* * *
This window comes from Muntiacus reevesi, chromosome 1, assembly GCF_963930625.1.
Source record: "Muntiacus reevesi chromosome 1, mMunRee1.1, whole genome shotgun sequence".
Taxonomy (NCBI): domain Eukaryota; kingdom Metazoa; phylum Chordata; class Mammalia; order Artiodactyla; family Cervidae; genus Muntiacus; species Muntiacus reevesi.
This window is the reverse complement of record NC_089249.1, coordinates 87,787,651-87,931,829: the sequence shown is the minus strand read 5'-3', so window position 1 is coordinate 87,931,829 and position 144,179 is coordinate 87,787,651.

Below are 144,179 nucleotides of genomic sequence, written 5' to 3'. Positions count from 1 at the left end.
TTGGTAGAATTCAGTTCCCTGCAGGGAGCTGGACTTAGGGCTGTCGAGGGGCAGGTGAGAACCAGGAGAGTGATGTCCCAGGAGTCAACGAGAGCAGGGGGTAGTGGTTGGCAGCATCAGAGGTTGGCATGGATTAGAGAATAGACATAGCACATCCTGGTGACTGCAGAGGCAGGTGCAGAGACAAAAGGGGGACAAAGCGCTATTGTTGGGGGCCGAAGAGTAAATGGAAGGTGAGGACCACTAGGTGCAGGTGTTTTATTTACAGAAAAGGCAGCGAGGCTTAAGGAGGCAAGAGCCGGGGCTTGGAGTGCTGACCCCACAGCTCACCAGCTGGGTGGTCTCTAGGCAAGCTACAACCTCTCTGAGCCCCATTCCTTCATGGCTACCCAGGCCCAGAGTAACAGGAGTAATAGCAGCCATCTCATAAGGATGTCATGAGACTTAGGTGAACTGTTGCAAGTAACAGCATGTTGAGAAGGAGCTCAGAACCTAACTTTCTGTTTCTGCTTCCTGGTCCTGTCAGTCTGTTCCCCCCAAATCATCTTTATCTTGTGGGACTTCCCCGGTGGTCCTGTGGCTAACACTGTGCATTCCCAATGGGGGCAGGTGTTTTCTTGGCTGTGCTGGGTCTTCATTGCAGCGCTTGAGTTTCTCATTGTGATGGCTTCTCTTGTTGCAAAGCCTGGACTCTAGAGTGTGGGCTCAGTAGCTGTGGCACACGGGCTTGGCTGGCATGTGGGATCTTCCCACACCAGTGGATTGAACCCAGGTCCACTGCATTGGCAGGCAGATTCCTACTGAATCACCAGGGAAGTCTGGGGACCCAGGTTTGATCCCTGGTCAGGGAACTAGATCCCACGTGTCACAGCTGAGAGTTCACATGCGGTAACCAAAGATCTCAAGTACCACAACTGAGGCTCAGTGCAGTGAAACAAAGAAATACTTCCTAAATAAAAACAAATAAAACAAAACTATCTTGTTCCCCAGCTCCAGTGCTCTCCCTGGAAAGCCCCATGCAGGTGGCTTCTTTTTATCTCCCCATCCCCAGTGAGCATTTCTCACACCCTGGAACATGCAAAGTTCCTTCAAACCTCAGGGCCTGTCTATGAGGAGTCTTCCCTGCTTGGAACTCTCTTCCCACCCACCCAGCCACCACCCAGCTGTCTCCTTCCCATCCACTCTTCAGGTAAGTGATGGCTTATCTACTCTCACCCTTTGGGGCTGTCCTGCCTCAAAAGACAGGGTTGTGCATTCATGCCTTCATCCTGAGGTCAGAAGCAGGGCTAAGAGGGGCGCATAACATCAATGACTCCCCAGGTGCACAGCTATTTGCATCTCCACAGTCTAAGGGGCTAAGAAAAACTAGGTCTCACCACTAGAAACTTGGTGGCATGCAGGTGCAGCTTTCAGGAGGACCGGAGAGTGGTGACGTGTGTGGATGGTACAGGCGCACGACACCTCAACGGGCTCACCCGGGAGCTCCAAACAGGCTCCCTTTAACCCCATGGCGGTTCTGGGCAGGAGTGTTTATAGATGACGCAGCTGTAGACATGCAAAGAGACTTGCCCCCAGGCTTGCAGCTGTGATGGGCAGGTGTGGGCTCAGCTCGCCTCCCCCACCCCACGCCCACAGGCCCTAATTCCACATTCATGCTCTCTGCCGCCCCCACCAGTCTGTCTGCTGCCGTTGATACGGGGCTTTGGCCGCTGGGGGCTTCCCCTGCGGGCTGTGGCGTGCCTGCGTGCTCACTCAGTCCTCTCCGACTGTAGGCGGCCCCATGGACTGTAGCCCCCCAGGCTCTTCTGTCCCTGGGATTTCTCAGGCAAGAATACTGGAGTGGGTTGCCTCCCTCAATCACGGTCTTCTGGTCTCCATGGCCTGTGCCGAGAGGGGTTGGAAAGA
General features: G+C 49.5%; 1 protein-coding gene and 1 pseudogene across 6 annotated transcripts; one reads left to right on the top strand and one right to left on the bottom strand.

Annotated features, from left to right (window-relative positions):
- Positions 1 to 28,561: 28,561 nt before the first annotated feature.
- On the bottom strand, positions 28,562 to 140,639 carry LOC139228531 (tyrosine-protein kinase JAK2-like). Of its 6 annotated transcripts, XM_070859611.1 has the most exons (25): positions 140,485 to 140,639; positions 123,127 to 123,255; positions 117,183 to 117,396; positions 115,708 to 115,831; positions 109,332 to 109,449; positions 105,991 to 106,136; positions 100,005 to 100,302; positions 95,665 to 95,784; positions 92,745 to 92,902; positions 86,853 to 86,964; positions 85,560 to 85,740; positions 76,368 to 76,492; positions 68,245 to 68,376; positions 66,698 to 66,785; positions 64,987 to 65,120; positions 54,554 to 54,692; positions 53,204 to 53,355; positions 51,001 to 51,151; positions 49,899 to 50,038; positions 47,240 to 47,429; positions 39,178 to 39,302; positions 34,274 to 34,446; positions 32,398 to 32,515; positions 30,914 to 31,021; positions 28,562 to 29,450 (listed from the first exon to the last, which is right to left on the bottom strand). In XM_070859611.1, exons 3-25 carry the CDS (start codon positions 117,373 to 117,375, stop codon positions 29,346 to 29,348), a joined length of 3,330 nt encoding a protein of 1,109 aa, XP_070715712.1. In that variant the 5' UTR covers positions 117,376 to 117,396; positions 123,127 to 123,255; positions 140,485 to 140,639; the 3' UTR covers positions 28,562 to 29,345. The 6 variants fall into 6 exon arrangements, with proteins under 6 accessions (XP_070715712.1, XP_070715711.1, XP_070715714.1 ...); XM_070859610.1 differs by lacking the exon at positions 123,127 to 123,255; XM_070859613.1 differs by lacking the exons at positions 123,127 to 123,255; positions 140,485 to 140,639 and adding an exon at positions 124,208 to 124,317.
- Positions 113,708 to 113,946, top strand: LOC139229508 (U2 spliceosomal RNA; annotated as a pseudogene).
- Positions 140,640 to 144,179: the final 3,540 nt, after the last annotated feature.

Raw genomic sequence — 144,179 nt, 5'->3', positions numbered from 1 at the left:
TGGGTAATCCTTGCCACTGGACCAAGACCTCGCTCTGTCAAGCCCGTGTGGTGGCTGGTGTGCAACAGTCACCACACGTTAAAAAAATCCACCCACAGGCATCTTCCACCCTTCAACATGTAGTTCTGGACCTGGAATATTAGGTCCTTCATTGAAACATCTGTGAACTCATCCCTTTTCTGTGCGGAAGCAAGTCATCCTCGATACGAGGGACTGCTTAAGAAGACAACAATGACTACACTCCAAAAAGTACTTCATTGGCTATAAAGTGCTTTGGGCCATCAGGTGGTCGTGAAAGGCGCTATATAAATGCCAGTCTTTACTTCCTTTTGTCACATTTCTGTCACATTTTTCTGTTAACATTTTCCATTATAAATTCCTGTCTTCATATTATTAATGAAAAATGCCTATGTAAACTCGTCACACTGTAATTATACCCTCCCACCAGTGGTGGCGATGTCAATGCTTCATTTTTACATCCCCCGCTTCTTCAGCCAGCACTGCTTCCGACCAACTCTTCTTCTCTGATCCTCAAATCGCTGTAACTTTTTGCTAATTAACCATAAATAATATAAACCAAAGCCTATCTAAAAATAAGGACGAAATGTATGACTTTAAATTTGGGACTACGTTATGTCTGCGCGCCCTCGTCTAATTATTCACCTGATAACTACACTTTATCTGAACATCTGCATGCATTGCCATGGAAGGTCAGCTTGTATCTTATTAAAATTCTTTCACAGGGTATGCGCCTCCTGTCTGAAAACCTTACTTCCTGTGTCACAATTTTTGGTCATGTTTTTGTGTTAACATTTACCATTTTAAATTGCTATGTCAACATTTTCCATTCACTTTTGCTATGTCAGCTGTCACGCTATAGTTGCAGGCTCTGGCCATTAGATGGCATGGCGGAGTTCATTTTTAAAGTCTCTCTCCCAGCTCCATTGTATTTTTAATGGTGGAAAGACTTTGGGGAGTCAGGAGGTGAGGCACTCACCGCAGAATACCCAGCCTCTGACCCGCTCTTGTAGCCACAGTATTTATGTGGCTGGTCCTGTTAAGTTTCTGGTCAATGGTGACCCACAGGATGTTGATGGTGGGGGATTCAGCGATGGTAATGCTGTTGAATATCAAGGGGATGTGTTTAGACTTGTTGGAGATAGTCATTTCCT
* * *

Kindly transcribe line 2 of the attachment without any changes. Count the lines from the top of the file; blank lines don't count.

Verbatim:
Source record: "Muntiacus reevesi chromosome 1, mMunRee1.1, whole genome shotgun sequence".